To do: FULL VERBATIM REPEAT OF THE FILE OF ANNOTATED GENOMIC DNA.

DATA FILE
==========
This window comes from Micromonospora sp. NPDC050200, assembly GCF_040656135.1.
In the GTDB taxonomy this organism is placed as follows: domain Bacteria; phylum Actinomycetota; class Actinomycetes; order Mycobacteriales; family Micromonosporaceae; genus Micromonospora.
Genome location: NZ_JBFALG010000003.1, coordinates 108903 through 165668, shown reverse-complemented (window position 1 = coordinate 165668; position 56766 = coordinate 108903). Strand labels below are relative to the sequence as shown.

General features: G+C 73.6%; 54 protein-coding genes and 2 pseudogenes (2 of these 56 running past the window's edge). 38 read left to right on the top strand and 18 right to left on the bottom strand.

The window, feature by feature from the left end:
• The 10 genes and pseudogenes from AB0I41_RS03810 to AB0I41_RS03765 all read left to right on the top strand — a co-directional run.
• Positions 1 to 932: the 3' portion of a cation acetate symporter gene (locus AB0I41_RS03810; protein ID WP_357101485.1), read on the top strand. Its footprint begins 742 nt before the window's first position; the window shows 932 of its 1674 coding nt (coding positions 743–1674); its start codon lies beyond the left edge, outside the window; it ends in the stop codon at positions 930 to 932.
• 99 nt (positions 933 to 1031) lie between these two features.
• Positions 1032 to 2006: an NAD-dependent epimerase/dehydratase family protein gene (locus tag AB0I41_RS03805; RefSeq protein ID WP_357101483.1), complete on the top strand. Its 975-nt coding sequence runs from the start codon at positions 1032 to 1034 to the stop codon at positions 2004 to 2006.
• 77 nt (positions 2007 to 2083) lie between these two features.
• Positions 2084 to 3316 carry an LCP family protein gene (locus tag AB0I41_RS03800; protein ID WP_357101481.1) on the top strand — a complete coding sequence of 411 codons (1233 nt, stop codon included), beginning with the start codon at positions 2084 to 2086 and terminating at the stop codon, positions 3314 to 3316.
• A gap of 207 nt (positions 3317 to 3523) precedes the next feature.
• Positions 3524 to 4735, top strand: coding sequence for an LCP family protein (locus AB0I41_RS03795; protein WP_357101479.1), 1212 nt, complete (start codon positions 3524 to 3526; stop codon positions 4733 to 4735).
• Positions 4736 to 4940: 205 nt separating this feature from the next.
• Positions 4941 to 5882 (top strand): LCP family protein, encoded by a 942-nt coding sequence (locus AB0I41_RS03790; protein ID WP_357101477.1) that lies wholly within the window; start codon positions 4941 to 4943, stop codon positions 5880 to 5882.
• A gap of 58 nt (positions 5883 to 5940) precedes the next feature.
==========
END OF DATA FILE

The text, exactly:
This window comes from Micromonospora sp. NPDC050200, assembly GCF_040656135.1.
In the GTDB taxonomy this organism is placed as follows: domain Bacteria; phylum Actinomycetota; class Actinomycetes; order Mycobacteriales; family Micromonosporaceae; genus Micromonospora.
Genome location: NZ_JBFALG010000003.1, coordinates 108903 through 165668, shown reverse-complemented (window position 1 = coordinate 165668; position 56766 = coordinate 108903). Strand labels below are relative to the sequence as shown.

General features: G+C 73.6%; 54 protein-coding genes and 2 pseudogenes (2 of these 56 running past the window's edge). 38 read left to right on the top strand and 18 right to left on the bottom strand.

The window, feature by feature from the left end:
• The 10 genes and pseudogenes from AB0I41_RS03810 to AB0I41_RS03765 all read left to right on the top strand — a co-directional run.
• Positions 1 to 932: the 3' portion of a cation acetate symporter gene (locus AB0I41_RS03810; protein ID WP_357101485.1), read on the top strand. Its footprint begins 742 nt before the window's first position; the window shows 932 of its 1674 coding nt (coding positions 743–1674); its start codon lies beyond the left edge, outside the window; it ends in the stop codon at positions 930 to 932.
• 99 nt (positions 933 to 1031) lie between these two features.
• Positions 1032 to 2006: an NAD-dependent epimerase/dehydratase family protein gene (locus tag AB0I41_RS03805; RefSeq protein ID WP_357101483.1), complete on the top strand. Its 975-nt coding sequence runs from the start codon at positions 1032 to 1034 to the stop codon at positions 2004 to 2006.
• 77 nt (positions 2007 to 2083) lie between these two features.
• Positions 2084 to 3316 carry an LCP family protein gene (locus tag AB0I41_RS03800; protein ID WP_357101481.1) on the top strand — a complete coding sequence of 411 codons (1233 nt, stop codon included), beginning with the start codon at positions 2084 to 2086 and terminating at the stop codon, positions 3314 to 3316.
• A gap of 207 nt (positions 3317 to 3523) precedes the next feature.
• Positions 3524 to 4735, top strand: coding sequence for an LCP family protein (locus AB0I41_RS03795; protein WP_357101479.1), 1212 nt, complete (start codon positions 3524 to 3526; stop codon positions 4733 to 4735).
• Positions 4736 to 4940: 205 nt separating this feature from the next.
• Positions 4941 to 5882 (top strand): LCP family protein, encoded by a 942-nt coding sequence (locus AB0I41_RS03790; protein ID WP_357101477.1) that lies wholly within the window; start codon positions 4941 to 4943, stop codon positions 5880 to 5882.
• A gap of 58 nt (positions 5883 to 5940) precedes the next feature.